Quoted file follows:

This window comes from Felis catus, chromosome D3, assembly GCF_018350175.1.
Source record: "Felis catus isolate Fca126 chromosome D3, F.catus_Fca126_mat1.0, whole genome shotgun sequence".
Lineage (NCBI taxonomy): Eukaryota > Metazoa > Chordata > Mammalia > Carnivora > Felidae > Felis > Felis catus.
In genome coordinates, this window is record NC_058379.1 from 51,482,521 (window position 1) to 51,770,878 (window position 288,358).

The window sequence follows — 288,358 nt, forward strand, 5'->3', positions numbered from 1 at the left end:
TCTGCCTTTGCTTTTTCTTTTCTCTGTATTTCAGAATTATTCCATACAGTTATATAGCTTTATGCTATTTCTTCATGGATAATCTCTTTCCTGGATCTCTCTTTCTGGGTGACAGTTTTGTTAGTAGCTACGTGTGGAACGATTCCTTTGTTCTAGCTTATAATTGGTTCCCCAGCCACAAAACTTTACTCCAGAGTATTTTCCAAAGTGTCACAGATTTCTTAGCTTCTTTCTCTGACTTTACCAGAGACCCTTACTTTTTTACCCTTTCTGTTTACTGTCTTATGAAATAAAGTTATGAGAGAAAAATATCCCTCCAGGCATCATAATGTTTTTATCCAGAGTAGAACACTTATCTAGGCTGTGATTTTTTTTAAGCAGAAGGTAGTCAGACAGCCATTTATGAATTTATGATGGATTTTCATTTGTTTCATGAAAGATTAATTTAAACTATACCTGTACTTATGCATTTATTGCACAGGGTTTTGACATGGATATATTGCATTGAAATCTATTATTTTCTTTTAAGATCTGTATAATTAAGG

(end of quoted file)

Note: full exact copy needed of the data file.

This window comes from Felis catus, chromosome D3, assembly GCF_018350175.1.
Source record: "Felis catus isolate Fca126 chromosome D3, F.catus_Fca126_mat1.0, whole genome shotgun sequence".
Lineage (NCBI taxonomy): Eukaryota > Metazoa > Chordata > Mammalia > Carnivora > Felidae > Felis > Felis catus.
In genome coordinates, this window is record NC_058379.1 from 51,482,521 (window position 1) to 51,770,878 (window position 288,358).

The window sequence follows — 288,358 nt, forward strand, 5'->3', positions numbered from 1 at the left end:
TCTGCCTTTGCTTTTTCTTTTCTCTGTATTTCAGAATTATTCCATACAGTTATATAGCTTTATGCTATTTCTTCATGGATAATCTCTTTCCTGGATCTCTCTTTCTGGGTGACAGTTTTGTTAGTAGCTACGTGTGGAACGATTCCTTTGTTCTAGCTTATAATTGGTTCCCCAGCCACAAAACTTTACTCCAGAGTATTTTCCAAAGTGTCACAGATTTCTTAGCTTCTTTCTCTGACTTTACCAGAGACCCTTACTTTTTTACCCTTTCTGTTTACTGTCTTATGAAATAAAGTTATGAGAGAAAAATATCCCTCCAGGCATCATAATGTTTTTATCCAGAGTAGAACACTTATCTAGGCTGTGATTTTTTTTAAGCAGAAGGTAGTCAGACAGCCATTTATGAATTTATGATGGATTTTCATTTGTTTCATGAAAGATTAATTTAAACTATACCTGTACTTATGCATTTATTGCACAGGGTTTTGACATGGATATATTGCATTGAAATCTATTATTTTCTTTTAAGATCTGTATAATTAAGG